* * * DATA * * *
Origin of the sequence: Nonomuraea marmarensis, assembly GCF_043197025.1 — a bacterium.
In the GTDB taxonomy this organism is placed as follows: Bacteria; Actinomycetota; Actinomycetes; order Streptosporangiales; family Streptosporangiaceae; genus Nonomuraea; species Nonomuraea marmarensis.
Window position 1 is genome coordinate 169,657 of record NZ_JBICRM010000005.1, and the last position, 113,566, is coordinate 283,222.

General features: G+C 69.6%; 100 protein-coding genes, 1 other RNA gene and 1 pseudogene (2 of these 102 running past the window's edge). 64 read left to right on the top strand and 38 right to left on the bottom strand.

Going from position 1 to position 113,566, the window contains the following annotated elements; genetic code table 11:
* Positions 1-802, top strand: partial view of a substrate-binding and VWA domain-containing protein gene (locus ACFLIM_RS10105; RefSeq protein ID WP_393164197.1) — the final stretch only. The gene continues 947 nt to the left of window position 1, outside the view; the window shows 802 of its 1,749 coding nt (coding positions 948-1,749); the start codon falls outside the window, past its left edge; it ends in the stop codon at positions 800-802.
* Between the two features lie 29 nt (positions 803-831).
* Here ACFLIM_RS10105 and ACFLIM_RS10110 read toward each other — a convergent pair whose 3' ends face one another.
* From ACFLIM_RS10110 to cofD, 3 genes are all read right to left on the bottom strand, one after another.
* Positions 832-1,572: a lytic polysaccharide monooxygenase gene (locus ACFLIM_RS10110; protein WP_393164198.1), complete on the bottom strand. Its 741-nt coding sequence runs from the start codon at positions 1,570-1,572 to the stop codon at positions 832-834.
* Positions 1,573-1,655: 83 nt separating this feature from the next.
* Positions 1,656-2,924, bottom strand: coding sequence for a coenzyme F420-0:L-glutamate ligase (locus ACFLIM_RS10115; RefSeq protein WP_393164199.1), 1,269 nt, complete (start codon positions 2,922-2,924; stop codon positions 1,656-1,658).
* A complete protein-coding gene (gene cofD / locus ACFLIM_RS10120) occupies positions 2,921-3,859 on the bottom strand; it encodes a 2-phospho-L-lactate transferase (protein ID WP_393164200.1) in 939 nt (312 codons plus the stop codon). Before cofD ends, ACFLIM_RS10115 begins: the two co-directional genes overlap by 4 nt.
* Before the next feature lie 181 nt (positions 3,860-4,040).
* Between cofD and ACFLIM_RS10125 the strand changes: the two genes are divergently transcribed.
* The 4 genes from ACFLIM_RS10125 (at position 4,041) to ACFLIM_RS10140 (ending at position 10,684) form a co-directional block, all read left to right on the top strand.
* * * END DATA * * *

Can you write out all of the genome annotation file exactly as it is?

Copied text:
Origin of the sequence: Nonomuraea marmarensis, assembly GCF_043197025.1 — a bacterium.
In the GTDB taxonomy this organism is placed as follows: Bacteria; Actinomycetota; Actinomycetes; order Streptosporangiales; family Streptosporangiaceae; genus Nonomuraea; species Nonomuraea marmarensis.
Window position 1 is genome coordinate 169,657 of record NZ_JBICRM010000005.1, and the last position, 113,566, is coordinate 283,222.

General features: G+C 69.6%; 100 protein-coding genes, 1 other RNA gene and 1 pseudogene (2 of these 102 running past the window's edge). 64 read left to right on the top strand and 38 right to left on the bottom strand.

Going from position 1 to position 113,566, the window contains the following annotated elements; genetic code table 11:
* Positions 1-802, top strand: partial view of a substrate-binding and VWA domain-containing protein gene (locus ACFLIM_RS10105; RefSeq protein ID WP_393164197.1) — the final stretch only. The gene continues 947 nt to the left of window position 1, outside the view; the window shows 802 of its 1,749 coding nt (coding positions 948-1,749); the start codon falls outside the window, past its left edge; it ends in the stop codon at positions 800-802.
* Between the two features lie 29 nt (positions 803-831).
* Here ACFLIM_RS10105 and ACFLIM_RS10110 read toward each other — a convergent pair whose 3' ends face one another.
* From ACFLIM_RS10110 to cofD, 3 genes are all read right to left on the bottom strand, one after another.
* Positions 832-1,572: a lytic polysaccharide monooxygenase gene (locus ACFLIM_RS10110; protein WP_393164198.1), complete on the bottom strand. Its 741-nt coding sequence runs from the start codon at positions 1,570-1,572 to the stop codon at positions 832-834.
* Positions 1,573-1,655: 83 nt separating this feature from the next.
* Positions 1,656-2,924, bottom strand: coding sequence for a coenzyme F420-0:L-glutamate ligase (locus ACFLIM_RS10115; RefSeq protein WP_393164199.1), 1,269 nt, complete (start codon positions 2,922-2,924; stop codon positions 1,656-1,658).
* A complete protein-coding gene (gene cofD / locus ACFLIM_RS10120) occupies positions 2,921-3,859 on the bottom strand; it encodes a 2-phospho-L-lactate transferase (protein ID WP_393164200.1) in 939 nt (312 codons plus the stop codon). Before cofD ends, ACFLIM_RS10115 begins: the two co-directional genes overlap by 4 nt.
* Before the next feature lie 181 nt (positions 3,860-4,040).
* Between cofD and ACFLIM_RS10125 the strand changes: the two genes are divergently transcribed.
* The 4 genes from ACFLIM_RS10125 (at position 4,041) to ACFLIM_RS10140 (ending at position 10,684) form a co-directional block, all read left to right on the top strand.